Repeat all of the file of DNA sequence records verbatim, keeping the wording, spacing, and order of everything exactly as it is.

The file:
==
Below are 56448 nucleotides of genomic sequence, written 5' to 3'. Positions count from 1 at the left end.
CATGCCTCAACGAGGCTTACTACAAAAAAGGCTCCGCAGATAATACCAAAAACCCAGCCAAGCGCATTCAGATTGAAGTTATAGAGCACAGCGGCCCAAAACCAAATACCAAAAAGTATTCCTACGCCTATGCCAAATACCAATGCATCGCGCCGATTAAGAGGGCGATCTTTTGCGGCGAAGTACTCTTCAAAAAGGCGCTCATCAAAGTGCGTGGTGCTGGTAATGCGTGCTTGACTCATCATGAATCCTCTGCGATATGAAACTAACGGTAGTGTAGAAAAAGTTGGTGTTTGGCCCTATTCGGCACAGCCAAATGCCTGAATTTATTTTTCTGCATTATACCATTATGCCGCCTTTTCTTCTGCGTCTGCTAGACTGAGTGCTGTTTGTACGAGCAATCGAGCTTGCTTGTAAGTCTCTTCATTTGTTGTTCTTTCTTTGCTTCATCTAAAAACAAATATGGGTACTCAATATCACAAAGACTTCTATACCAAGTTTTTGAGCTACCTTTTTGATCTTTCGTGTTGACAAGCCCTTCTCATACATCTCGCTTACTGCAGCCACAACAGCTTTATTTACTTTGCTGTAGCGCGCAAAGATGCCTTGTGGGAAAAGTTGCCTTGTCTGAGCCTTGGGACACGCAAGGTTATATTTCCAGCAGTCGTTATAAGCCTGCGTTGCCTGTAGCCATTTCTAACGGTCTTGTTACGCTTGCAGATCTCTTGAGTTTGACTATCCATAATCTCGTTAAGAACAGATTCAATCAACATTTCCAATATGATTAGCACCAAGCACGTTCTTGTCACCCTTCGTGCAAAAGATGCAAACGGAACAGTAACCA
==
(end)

Below are 56448 nucleotides of genomic sequence, written 5' to 3'. Positions count from 1 at the left end.
CATGCCTCAACGAGGCTTACTACAAAAAAGGCTCCGCAGATAATACCAAAAACCCAGCCAAGCGCATTCAGATTGAAGTTATAGAGCACAGCGGCCCAAAACCAAATACCAAAAAGTATTCCTACGCCTATGCCAAATACCAATGCATCGCGCCGATTAAGAGGGCGATCTTTTGCGGCGAAGTACTCTTCAAAAAGGCGCTCATCAAAGTGCGTGGTGCTGGTAATGCGTGCTTGACTCATCATGAATCCTCTGCGATATGAAACTAACGGTAGTGTAGAAAAAGTTGGTGTTTGGCCCTATTCGGCACAGCCAAATGCCTGAATTTATTTTTCTGCATTATACCATTATGCCGCCTTTTCTTCTGCGTCTGCTAGACTGAGTGCTGTTTGTACGAGCAATCGAGCTTGCTTGTAAGTCTCTTCATTTGTTGTTCTTTCTTTGCTTCATCTAAAAACAAATATGGGTACTCAATATCACAAAGACTTCTATACCAAGTTTTTGAGCTACCTTTTTGATCTTTCGTGTTGACAAGCCCTTCTCATACATCTCGCTTACTGCAGCCACAACAGCTTTATTTACTTTGCTGTAGCGCGCAAAGATGCCTTGTGGGAAAAGTTGCCTTGTCTGAGCCTTGGGACACGCAAGGTTATATTTCCAGCAGTCGTTATAAGCCTGCGTTGCCTGTAGCCATTTCTAACGGTCTTGTTACGCTTGCAGATCTCTTGAGTTTGACTATCCATAATCTCGTTAAGAACAGATTCAATCAACATTTCCAATATGATTAGCACCAAGCACGTTCTTGTCACCCTTCGTGCAAAAGATGCAAACGGAACAGTAACCA